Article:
A well-known Jacksonville police union president and the alleged mastermind of a $300 million gambling racket are among several suspects who had bond reduced and posted enough money to get out of jail while awaiting trial. The case, which involves gambling at internet cafes where the proceeds were purported to be going to a veterans’ charity, rocked the state last week and even led to the resignation of the lieutenant governor, who was questioned by the FBI about the consulting work she did for the charity, according to a report in the Florida Times-Union.
The Jacksonville ties to this Theft Case are abundant: local Fraternal Order of Police President Nelson Cuba and his second-in-command are accused of laundering money and racketeering; Jacksonville attorney Kelly Mathis is accused of being the mastermind in the scheme and Jerry Bass, commander of the Allied Veterans of the World, was also arrested, the newspaper reported. All face multiple fraud, racketeering and gambling charges – all felonies in Florida. They were arrested while in South Florida for a conference and spent three nights in jail while the court sorted out the conditions upon which they could be released.
Defense attorneys in the case were upset about the way the bond hearings were handled, the newspaper reported. Once a person is arrested in Florida, they are entitled to a bond hearing within 24 hours of being arrested. In this case, the hearing was continued without a decision until Thursday, despite the fact the men were arrested Tuesday, the newspaper reported. Once they were set, criminal defense attorneys then said they were too high — $1 million for Mathis and $500,000 for Cuba. In most cases, the suspects are able to use a bondsman who will post the bond if the suspect pays 10 percent – so that would have been $100,000 for Mathis and $50,000 for Cuba.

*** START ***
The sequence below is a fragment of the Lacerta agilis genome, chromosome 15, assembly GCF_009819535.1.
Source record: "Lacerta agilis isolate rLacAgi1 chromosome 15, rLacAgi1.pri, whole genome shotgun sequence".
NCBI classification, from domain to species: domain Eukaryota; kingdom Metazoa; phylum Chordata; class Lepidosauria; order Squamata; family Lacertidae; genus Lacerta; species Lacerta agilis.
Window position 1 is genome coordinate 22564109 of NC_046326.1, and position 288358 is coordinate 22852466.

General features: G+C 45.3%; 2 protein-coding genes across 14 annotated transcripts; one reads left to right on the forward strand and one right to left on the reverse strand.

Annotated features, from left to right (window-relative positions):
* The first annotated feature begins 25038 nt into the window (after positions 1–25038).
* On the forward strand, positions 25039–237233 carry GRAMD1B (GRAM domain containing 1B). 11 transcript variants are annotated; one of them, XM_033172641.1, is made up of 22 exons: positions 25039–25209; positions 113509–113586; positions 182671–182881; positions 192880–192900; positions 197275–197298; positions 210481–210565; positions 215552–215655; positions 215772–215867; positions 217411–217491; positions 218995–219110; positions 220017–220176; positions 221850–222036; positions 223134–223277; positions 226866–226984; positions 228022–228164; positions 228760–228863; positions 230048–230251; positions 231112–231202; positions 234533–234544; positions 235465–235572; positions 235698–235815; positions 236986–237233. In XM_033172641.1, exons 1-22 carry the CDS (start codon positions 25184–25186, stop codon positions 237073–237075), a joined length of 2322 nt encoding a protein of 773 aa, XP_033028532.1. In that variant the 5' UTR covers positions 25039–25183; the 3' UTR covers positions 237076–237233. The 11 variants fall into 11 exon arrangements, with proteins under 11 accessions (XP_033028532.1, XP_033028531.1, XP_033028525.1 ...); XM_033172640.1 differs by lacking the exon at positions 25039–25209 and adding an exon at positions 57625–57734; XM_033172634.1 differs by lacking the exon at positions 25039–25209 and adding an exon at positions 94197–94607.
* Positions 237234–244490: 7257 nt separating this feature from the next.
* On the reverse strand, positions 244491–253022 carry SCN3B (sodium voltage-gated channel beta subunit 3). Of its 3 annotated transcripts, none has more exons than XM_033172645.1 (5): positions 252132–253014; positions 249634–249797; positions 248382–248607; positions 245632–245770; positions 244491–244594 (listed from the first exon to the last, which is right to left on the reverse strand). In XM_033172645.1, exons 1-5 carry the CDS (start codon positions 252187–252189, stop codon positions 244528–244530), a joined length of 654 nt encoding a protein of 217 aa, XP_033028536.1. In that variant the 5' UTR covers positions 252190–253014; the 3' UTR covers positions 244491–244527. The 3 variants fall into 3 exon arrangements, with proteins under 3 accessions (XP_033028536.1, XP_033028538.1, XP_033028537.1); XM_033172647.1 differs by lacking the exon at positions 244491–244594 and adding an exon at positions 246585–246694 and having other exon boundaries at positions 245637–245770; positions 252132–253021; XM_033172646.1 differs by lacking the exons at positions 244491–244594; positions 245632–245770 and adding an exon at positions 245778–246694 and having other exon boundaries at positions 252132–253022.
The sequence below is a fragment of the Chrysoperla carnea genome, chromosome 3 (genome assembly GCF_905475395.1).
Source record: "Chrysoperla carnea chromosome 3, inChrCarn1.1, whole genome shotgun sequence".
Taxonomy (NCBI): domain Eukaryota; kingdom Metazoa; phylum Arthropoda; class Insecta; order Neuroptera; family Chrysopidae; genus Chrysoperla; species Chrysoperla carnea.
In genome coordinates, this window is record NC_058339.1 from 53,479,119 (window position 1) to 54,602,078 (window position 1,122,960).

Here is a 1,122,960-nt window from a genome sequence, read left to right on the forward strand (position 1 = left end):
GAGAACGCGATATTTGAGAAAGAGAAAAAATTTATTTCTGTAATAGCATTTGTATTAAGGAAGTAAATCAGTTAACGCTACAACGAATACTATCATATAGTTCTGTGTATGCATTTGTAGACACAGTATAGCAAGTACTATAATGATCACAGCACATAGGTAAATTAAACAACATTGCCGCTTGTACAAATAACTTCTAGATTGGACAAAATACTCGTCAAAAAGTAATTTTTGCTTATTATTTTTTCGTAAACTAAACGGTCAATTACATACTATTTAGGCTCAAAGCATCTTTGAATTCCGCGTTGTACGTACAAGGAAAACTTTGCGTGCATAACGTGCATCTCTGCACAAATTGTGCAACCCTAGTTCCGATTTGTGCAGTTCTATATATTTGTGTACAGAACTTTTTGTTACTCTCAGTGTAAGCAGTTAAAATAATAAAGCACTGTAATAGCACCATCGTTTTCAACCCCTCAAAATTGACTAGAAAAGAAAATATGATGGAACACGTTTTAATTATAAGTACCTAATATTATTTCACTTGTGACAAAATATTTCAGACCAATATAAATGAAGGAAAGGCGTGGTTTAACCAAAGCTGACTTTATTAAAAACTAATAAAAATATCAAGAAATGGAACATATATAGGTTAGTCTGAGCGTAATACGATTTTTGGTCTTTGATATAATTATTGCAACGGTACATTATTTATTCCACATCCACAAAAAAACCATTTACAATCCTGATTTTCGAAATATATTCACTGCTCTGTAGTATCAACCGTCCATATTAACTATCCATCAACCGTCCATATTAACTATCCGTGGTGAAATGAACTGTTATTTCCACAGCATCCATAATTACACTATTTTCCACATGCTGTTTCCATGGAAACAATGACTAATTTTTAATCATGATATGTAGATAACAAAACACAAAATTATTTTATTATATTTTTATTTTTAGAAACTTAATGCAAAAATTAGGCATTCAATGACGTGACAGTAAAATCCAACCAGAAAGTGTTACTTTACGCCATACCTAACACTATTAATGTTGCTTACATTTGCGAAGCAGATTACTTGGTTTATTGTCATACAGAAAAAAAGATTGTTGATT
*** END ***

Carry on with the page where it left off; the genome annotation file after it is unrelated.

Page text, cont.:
But, as in many Jacksonville Theft Cases like this, the court holds what is called a Nebbia Hearing to determine if the person has enough legitimate funds to post the bail. This is done to prevent people from using stolen or ill-gotten funds to get released from jail. The court ultimately sliced the bonds in half for both men and determined they had access to legitimate funds that could be used for the bail. Both men were released on Friday, the newspaper reported. Both had conditions placed on them, including that they surrender their passport and not leave the state – both of which are common in criminal cases. The ability to bond out, especially in this case, could be significant for the suspects. More than 50 people have been arrested in this multi-state investigation and an eventual trial could be a couple of years off. In some cases, defendants end up waiting behind bars for two or three years before they are able to go to trial.
If you or a loved one needs a criminal defense attorney in Jacksonville or the surrounding area, call The Mussallem Law Firm at (904) 365-5200 for a FREE CONSULTATION. Our Duval County Theft Attorney, Victoria “Tori” Mussallem, is available 24 hours a day, 7 days a week.